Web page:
The AAV (air admittance valve) simply lets air into your sink’s drainage pipe. Air is important as it helps balance the air pressure in the pipe enough for the waste water to easily drain out. It is similar to what a venting system does.
However, venting systems are tedious to install and could even be next to impossible in certain situations like home renovations or mobile homes. In cases like this, the alternative is its less cumbersome counterpart: The AAV.
How an AAV functions
A lack of air supply in drainage pipes pushes air out of them causing pressure to build up. This pressure could push sewage back into your house, leading to clogged-up drainage, and requiring the services of an emergency plumber. Pressure build-ups could also suck out the fluid in the P-traps.
If you have ever seen a U-shaped arrangement in any plumbing fixture, that is a P-trap. P-traps hold an amount of water in them so sewer gases don’t flow into the house. Therefore, dried-up P-traps allow dangerous gases up from the sewers and into the home. These gases (Mostly methane) are dangerous and could go as far as to cause explosions, plus, they are smelly.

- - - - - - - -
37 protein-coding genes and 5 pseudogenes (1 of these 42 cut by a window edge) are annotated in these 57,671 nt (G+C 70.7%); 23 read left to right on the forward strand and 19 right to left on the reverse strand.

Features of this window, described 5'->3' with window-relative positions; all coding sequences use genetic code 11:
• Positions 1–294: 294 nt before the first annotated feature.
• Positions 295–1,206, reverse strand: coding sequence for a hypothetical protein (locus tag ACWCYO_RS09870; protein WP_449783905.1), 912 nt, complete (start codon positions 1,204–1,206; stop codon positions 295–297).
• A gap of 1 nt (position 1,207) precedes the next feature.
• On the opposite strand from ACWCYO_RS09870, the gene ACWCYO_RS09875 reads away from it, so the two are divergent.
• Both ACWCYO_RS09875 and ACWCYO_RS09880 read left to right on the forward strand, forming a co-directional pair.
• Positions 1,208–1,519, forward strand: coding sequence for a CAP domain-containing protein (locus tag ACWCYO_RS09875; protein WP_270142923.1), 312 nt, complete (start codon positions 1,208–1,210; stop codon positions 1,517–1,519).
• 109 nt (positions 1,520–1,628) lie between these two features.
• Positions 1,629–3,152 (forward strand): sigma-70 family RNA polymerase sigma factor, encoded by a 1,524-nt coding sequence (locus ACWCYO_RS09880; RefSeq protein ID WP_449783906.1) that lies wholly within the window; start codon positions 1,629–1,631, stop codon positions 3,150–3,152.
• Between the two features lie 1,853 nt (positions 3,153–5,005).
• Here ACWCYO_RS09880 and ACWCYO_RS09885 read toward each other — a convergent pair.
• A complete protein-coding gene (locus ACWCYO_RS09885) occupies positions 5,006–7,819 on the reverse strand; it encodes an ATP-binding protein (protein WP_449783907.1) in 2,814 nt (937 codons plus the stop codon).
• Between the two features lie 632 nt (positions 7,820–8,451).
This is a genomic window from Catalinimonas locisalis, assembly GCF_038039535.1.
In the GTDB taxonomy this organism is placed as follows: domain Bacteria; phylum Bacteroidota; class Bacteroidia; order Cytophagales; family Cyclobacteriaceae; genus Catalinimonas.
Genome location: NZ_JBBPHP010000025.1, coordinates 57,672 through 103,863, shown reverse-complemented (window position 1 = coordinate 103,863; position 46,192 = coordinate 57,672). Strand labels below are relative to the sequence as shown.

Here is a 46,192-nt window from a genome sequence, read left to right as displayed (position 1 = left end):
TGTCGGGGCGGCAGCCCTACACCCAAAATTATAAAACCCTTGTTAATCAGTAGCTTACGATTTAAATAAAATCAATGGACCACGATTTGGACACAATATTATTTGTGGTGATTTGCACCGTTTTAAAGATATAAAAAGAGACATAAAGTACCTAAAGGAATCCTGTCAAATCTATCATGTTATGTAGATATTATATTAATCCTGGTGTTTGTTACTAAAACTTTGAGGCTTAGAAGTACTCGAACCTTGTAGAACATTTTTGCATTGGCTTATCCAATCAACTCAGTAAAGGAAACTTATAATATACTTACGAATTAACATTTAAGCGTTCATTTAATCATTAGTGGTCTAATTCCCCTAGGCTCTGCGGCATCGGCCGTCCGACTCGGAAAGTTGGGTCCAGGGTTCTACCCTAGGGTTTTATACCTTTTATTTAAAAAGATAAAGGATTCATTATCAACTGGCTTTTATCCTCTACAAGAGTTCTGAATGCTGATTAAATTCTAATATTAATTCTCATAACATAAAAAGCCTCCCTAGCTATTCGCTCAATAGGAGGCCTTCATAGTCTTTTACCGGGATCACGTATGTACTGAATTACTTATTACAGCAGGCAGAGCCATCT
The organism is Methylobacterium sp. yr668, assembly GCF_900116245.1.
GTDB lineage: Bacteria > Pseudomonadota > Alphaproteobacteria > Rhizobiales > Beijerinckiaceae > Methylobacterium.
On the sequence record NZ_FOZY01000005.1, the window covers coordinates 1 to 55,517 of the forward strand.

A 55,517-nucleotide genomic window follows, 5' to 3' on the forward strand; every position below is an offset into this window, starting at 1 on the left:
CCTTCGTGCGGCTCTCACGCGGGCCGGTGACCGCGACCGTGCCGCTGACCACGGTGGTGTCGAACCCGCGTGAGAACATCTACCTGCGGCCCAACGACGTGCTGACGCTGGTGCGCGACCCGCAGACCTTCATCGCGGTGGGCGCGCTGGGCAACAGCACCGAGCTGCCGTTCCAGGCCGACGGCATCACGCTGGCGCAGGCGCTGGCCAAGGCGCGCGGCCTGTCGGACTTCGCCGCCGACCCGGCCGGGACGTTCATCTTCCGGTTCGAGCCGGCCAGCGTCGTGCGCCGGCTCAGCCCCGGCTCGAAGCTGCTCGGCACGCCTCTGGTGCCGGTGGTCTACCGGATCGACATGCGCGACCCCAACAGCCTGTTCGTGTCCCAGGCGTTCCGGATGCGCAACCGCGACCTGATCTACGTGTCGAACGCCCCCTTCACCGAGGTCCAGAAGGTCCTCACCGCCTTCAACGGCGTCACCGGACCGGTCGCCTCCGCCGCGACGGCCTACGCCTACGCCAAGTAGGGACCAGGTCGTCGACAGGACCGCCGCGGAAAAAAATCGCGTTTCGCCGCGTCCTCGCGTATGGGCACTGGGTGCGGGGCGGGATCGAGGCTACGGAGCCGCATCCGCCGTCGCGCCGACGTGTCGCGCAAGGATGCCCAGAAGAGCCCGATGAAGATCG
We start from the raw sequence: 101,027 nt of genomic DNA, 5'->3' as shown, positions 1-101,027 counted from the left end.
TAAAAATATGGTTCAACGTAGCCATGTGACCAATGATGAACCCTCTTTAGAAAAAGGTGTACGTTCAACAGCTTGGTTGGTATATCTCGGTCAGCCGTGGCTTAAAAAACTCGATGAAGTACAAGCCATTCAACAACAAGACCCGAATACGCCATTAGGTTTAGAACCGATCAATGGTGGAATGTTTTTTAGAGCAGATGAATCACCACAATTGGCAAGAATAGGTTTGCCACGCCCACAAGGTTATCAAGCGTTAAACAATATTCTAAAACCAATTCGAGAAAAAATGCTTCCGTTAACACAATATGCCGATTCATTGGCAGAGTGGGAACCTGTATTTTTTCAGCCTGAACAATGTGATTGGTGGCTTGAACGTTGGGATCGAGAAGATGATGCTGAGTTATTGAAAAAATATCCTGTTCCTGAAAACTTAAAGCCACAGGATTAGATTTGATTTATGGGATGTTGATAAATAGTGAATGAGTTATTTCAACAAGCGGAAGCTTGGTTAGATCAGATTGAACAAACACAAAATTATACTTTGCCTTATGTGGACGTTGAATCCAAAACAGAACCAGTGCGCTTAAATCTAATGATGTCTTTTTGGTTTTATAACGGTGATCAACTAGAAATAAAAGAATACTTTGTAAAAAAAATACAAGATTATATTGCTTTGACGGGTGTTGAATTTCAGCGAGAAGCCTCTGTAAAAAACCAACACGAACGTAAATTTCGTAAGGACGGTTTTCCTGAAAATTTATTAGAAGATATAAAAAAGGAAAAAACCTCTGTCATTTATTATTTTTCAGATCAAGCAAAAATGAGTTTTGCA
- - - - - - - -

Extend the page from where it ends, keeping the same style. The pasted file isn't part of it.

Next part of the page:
An AAV employs gravity and air pressure to maintain sufficient air pressure within these pipes. It does this by opening up during the drainage process, when the air pressure is low, and closing as soon as the pressure balances. Additionally, when the valve closes, it blocks off sewer gases that might be waiting to sneak into your sink.
Installing an AAV
There are codes in place to guide or permit AAV installations. So, before you begin, you need to go through those codes.
AAVs are portable, cylindrical objects with spaces that are meant to allow air into them. This implies that they should normally be installed in the open (they shouldn’t be covered by walls or insulated). An AAV is usually installed vertically between the P-trap and the drainage pipe.
Furthermore, AAVs should usually be a few inches above every pipe. For general installations, this value is usually never below 4 inches above the sanitary tee it is to be installed in. This might require you to add a connecting pipe measured accordingly.
Next, screw-in or glue the AAV in place depending on the manufacturer’s instructions and you are good to go.
To be sure the AAV you have just installed functions well, the best thing to do is test it. To do that, you could turn on the tap or flush the toilet while listening for any sound or indication of sewage backflow.
However, before testing , you should know that AAVs make a low, thunking noise that comes from the vents opening to let in air and closing to block off the supply. However, for more expertise on the matter, it is always advised to get the services of a plumber.